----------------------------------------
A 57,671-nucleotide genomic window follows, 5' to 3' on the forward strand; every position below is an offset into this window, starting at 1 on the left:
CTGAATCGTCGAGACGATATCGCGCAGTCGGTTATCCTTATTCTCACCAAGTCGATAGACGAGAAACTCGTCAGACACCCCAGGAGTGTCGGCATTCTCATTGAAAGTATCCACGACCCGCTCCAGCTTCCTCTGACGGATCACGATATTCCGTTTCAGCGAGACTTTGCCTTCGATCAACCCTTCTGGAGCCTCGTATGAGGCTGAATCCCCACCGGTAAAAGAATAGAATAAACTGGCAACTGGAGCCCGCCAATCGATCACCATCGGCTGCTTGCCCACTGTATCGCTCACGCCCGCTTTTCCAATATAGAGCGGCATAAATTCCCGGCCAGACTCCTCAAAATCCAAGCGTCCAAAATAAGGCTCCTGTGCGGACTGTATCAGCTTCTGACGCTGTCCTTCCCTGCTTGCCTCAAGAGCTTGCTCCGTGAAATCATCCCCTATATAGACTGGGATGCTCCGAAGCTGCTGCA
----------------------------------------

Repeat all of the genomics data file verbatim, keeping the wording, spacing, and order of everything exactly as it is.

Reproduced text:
A 57,671-nucleotide genomic window follows, 5' to 3' on the forward strand; every position below is an offset into this window, starting at 1 on the left:
CTGAATCGTCGAGACGATATCGCGCAGTCGGTTATCCTTATTCTCACCAAGTCGATAGACGAGAAACTCGTCAGACACCCCAGGAGTGTCGGCATTCTCATTGAAAGTATCCACGACCCGCTCCAGCTTCCTCTGACGGATCACGATATTCCGTTTCAGCGAGACTTTGCCTTCGATCAACCCTTCTGGAGCCTCGTATGAGGCTGAATCCCCACCGGTAAAAGAATAGAATAAACTGGCAACTGGAGCCCGCCAATCGATCACCATCGGCTGCTTGCCCACTGTATCGCTCACGCCCGCTTTTCCAATATAGAGCGGCATAAATTCCCGGCCAGACTCCTCAAAATCCAAGCGTCCAAAATAAGGCTCCTGTGCGGACTGTATCAGCTTCTGACGCTGTCCTTCCCTGCTTGCCTCAAGAGCTTGCTCCGTGAAATCATCCCCTATATAGACTGGGATGCTCCGAAGCTGCTGCA